A cannula (large bore needle) directly into the rumen to release the gas will give immediate relief of pressure, not sure about doing it yourself but if nothing else works you've nothing to lose.

princesslayer

  • Joined Jan 2013
  • Tadley, Hants
Re: Newbie question about bloat
« Reply #6 on: May 12, 2015, 10:17:31 pm »
 Thanks all, great info as usual!  :thumbsup:
Keeper of Jacob sheep, several hens, Michael the Cockerel and some small children.

Jode

  • Joined Aug 2012
Re: Newbie question about bloat
« Reply #7 on: May 12, 2015, 10:49:10 pm »
We had a horse with colic last week. Very similar symptoms to bloat and caused by sweet grass. Incurred 460 vet bill. My dad was telling me about a fil m he has just watched currently on at the cinema where the sheep gorge on clover and all go down with bloat. The shepherd comes along and pokes a spike in their bellies to release the gas and they all get up and carry on grazing!!!! Maybe we should have tried that with our horse!!!!

twizzel

  • Joined Apr 2012
Re: Newbie question about bloat
« Reply #8 on: May 12, 2015, 11:07:10 pm »
The vet came out to our lamb I mentioned expecting to put a needle in her side, I wanted to see him do it in case I had to do it again. She didn't need it doing though, but as above our fields have a bit of clover in which is probably what caused the bloat.

Hellybee

  • Joined Feb 2010
    • www.blaengwawrponies.co.uk
Re: Newbie question about bloat
« Reply #9 on: May 12, 2015, 11:28:24 pm »
Wet dewy grass?

princesslayer

  • Joined Jan 2013
  • Tadley, Hants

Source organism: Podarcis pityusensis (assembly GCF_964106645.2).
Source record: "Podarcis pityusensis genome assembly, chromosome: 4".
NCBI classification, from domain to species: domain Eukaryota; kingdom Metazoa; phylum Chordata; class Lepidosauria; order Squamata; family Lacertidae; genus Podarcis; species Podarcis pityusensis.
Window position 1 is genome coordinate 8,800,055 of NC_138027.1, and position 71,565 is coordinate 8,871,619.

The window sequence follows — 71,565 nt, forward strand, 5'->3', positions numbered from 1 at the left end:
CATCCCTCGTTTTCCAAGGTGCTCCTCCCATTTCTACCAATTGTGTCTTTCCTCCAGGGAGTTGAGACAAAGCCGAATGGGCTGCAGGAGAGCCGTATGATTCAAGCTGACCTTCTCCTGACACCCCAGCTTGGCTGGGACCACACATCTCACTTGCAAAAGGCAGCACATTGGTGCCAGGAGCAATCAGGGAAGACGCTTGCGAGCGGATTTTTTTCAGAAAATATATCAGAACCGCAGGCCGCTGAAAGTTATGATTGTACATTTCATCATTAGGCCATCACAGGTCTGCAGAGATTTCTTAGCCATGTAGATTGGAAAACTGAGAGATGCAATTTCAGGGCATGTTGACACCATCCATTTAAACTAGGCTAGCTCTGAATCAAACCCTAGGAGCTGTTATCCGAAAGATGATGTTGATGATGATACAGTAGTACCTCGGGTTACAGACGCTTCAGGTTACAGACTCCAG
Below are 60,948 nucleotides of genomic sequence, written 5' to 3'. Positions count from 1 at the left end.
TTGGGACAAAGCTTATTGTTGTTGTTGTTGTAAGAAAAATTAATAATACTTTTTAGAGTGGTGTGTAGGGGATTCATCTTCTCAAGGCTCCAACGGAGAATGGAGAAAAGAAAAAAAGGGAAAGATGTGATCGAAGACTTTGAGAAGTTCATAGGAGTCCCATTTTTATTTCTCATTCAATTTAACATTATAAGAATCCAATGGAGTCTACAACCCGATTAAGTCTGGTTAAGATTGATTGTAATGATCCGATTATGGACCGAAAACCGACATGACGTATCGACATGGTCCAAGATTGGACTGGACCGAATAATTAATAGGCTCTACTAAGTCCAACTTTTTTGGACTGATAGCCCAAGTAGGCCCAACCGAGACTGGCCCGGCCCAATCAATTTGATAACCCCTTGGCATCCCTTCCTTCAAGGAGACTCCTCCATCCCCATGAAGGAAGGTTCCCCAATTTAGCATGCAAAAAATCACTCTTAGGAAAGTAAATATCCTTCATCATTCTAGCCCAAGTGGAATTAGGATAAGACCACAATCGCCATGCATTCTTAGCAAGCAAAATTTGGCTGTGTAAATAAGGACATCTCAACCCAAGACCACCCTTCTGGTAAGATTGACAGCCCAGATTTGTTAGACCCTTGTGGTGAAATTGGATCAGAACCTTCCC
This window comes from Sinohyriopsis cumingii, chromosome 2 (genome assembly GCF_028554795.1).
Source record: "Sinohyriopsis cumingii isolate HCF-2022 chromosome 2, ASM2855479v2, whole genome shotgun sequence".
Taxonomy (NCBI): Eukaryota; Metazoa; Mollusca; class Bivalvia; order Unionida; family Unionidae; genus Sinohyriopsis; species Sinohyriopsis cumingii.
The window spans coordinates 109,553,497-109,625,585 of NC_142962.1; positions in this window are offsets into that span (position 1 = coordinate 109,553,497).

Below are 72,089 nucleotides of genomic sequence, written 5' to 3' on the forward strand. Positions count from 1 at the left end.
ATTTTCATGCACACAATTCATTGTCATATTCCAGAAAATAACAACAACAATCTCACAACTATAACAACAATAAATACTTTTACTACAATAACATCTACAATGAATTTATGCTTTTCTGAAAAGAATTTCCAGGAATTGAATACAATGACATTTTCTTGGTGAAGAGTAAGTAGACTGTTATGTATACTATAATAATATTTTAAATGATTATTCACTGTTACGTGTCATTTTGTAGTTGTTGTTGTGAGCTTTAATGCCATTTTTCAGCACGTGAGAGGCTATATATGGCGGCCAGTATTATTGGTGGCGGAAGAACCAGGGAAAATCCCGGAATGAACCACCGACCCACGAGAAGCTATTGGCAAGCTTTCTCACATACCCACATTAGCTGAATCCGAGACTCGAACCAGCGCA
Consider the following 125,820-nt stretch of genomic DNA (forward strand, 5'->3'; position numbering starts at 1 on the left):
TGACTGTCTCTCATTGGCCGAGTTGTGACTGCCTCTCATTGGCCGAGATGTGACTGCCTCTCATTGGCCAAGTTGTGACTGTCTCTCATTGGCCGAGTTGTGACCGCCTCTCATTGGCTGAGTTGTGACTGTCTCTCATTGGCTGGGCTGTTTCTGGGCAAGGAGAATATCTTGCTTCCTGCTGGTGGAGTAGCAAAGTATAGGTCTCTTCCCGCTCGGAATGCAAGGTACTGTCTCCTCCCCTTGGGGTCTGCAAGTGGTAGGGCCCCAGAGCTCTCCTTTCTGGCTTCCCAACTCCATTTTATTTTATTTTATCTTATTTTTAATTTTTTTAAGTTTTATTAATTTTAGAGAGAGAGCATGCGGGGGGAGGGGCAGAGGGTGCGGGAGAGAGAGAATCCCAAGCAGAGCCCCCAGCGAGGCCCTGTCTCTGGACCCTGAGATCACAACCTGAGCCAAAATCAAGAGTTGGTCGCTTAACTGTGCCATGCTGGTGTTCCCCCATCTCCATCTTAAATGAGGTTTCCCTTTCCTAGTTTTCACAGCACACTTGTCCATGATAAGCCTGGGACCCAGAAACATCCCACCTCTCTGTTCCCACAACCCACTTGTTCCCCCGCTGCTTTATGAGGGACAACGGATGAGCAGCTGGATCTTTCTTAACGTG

Re: Newbie question about bloat
« Reply #10 on: May 13, 2015, 09:53:27 am »
Could high sugar content cause faster fermentation in gut thereby producing more gas?
Keeper of Jacob sheep, several hens, Michael the Cockerel and some small children.

Hellybee

  • Joined Feb 2010
    • www.blaengwawrponies.co.uk
Re: Newbie question about bloat
« Reply #11 on: May 13, 2015, 11:14:32 pm »

Bramblecot

  • Joined Jul 2008
Re: Newbie question about bloat
« Reply #12 on: May 14, 2015, 07:28:59 pm »
We had a horse with colic last week. Very similar symptoms to bloat and caused by sweet grass. Incurred 460 vet bill. My dad was telling me about a fil m he has just watched currently on at the cinema where the sheep gorge on clover and all go down with bloat. The shepherd comes along and pokes a spike in their bellies to release the gas and they all get up and carry on grazing!!!! Maybe we should have tried that with our horse!!!!
The film is 'Far from the Madding Crowd', filmed where I work.  Don't forget the camera does lie!

BALLOCH

  • Joined Jul 2011
Re: Newbie question about bloat
« Reply #13 on: May 14, 2015, 09:07:56 pm »
I have had a pet lamb this time at 3 weeks got bloated and wouldn't take bottle,or only 50g.I tried every potion ,from oil,baking powder,gripe water ,probiotic yoghurt,ginger and water,and also wormed her.She wanted milk but couldn't drink and she looked in pain and her tummy sounded full.In the end the vet gave me metacam and buscapan which is used for colic in horses,We also gave a shot of long acting antibiotics.Within a few hours she was back on the bottle,and running around and been a lamb again.She is grazing and has hard feed with older sheep,has creep but not really taking,she is now on 3 small bottles aday and after each she gets gripe water and probiotic yoghurt which she sucks out of the stringe.Fingers x shes doing well again and the vet says I was doing all the right things.